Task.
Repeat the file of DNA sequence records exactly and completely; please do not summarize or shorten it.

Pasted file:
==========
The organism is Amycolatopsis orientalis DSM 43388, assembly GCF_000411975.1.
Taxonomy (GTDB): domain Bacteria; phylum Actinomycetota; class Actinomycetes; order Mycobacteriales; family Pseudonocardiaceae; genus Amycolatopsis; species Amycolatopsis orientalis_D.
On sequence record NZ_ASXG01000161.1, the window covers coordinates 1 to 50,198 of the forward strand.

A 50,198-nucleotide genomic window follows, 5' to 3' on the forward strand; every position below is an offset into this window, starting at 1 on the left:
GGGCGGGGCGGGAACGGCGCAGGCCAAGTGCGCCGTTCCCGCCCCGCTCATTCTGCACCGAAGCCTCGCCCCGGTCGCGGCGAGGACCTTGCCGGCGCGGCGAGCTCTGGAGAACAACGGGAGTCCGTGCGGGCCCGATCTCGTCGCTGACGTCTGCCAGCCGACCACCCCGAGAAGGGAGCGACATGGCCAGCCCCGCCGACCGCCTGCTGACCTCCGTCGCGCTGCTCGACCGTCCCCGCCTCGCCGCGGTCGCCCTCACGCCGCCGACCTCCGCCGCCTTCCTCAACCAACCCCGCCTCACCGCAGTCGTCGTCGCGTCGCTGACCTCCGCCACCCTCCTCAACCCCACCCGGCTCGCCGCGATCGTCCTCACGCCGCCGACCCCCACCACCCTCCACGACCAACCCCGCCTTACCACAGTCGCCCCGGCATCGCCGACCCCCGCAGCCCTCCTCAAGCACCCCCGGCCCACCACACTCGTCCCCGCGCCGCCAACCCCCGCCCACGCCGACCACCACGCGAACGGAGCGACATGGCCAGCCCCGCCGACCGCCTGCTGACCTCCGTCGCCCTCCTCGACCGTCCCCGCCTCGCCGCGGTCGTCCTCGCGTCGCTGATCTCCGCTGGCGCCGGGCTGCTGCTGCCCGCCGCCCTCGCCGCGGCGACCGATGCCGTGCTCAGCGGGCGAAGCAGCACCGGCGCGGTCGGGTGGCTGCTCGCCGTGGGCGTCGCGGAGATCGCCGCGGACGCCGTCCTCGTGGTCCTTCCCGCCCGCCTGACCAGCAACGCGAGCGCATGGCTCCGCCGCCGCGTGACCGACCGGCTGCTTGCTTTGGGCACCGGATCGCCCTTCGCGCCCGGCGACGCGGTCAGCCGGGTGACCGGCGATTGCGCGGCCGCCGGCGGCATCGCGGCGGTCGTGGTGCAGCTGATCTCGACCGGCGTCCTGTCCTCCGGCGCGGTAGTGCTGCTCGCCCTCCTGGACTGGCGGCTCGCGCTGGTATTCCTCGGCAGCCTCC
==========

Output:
The organism is Amycolatopsis orientalis DSM 43388, assembly GCF_000411975.1.
Taxonomy (GTDB): domain Bacteria; phylum Actinomycetota; class Actinomycetes; order Mycobacteriales; family Pseudonocardiaceae; genus Amycolatopsis; species Amycolatopsis orientalis_D.
On sequence record NZ_ASXG01000161.1, the window covers coordinates 1 to 50,198 of the forward strand.

A 50,198-nucleotide genomic window follows, 5' to 3' on the forward strand; every position below is an offset into this window, starting at 1 on the left:
GGGCGGGGCGGGAACGGCGCAGGCCAAGTGCGCCGTTCCCGCCCCGCTCATTCTGCACCGAAGCCTCGCCCCGGTCGCGGCGAGGACCTTGCCGGCGCGGCGAGCTCTGGAGAACAACGGGAGTCCGTGCGGGCCCGATCTCGTCGCTGACGTCTGCCAGCCGACCACCCCGAGAAGGGAGCGACATGGCCAGCCCCGCCGACCGCCTGCTGACCTCCGTCGCGCTGCTCGACCGTCCCCGCCTCGCCGCGGTCGCCCTCACGCCGCCGACCTCCGCCGCCTTCCTCAACCAACCCCGCCTCACCGCAGTCGTCGTCGCGTCGCTGACCTCCGCCACCCTCCTCAACCCCACCCGGCTCGCCGCGATCGTCCTCACGCCGCCGACCCCCACCACCCTCCACGACCAACCCCGCCTTACCACAGTCGCCCCGGCATCGCCGACCCCCGCAGCCCTCCTCAAGCACCCCCGGCCCACCACACTCGTCCCCGCGCCGCCAACCCCCGCCCACGCCGACCACCACGCGAACGGAGCGACATGGCCAGCCCCGCCGACCGCCTGCTGACCTCCGTCGCCCTCCTCGACCGTCCCCGCCTCGCCGCGGTCGTCCTCGCGTCGCTGATCTCCGCTGGCGCCGGGCTGCTGCTGCCCGCCGCCCTCGCCGCGGCGACCGATGCCGTGCTCAGCGGGCGAAGCAGCACCGGCGCGGTCGGGTGGCTGCTCGCCGTGGGCGTCGCGGAGATCGCCGCGGACGCCGTCCTCGTGGTCCTTCCCGCCCGCCTGACCAGCAACGCGAGCGCATGGCTCCGCCGCCGCGTGACCGACCGGCTGCTTGCTTTGGGCACCGGATCGCCCTTCGCGCCCGGCGACGCGGTCAGCCGGGTGACCGGCGATTGCGCGGCCGCCGGCGGCATCGCGGCGGTCGTGGTGCAGCTGATCTCGACCGGCGTCCTGTCCTCCGGCGCGGTAGTGCTGCTCGCCCTCCTGGACTGGCGGCTCGCGCTGGTATTCCTCGGCAGCCTCC